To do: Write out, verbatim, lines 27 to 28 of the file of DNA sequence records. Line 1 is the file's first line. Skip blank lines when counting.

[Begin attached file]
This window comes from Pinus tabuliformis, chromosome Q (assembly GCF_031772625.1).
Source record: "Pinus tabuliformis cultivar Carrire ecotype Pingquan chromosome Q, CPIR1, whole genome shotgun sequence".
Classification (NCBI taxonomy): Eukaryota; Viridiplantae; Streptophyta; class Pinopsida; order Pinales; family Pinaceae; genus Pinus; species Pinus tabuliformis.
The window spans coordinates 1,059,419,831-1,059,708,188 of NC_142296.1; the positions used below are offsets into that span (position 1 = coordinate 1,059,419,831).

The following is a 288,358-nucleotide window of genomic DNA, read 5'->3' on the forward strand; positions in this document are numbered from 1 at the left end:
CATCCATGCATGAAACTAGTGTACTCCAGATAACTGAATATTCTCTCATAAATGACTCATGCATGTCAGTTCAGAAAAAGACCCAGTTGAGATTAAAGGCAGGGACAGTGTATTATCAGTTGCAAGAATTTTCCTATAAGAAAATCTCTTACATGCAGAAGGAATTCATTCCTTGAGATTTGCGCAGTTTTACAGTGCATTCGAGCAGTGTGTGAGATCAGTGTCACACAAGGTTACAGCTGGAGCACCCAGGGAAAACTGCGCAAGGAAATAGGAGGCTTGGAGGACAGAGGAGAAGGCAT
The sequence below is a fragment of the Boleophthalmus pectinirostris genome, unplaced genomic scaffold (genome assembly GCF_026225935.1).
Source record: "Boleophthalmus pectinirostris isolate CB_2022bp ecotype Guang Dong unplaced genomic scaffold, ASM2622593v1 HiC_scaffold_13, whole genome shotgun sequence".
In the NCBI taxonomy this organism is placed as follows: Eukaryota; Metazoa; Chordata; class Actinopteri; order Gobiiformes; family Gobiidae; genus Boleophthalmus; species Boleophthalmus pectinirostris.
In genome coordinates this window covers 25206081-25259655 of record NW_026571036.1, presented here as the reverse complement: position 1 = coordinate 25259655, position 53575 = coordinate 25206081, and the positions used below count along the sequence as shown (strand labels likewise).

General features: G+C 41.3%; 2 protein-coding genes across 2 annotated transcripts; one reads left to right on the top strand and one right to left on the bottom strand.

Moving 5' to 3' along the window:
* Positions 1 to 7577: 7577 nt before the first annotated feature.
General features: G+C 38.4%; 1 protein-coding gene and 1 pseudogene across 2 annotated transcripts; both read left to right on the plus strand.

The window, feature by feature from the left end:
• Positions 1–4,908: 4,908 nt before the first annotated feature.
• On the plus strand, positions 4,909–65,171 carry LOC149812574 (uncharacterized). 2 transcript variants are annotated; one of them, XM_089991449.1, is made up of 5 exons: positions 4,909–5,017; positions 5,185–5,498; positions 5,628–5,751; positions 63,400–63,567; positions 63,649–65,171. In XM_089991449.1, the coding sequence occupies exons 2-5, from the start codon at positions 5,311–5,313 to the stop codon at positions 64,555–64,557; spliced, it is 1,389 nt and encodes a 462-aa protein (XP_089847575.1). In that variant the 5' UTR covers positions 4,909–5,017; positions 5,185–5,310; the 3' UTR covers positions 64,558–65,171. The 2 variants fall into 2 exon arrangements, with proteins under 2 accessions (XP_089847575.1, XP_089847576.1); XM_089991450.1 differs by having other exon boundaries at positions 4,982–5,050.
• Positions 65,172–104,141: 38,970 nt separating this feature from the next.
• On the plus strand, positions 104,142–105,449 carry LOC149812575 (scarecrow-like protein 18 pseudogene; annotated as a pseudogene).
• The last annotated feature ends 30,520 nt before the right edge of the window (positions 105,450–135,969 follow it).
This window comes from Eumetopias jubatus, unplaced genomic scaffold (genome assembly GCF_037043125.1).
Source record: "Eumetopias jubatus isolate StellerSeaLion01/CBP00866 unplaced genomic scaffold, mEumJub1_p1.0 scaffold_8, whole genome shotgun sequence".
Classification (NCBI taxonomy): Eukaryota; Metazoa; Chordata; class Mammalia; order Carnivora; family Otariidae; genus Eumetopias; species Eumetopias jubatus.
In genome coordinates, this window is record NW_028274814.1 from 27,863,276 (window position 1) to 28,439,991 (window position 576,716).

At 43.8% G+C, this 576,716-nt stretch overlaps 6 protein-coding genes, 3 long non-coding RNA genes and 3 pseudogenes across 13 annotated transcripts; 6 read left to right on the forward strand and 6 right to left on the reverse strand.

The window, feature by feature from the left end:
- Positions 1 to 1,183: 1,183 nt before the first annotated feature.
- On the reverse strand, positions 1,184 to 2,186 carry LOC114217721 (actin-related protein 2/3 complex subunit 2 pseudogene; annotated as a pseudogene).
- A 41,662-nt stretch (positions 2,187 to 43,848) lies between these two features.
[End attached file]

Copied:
- Positions 1 to 1,183: 1,183 nt before the first annotated feature.
- On the reverse strand, positions 1,184 to 2,186 carry LOC114217721 (actin-related protein 2/3 complex subunit 2 pseudogene; annotated as a pseudogene).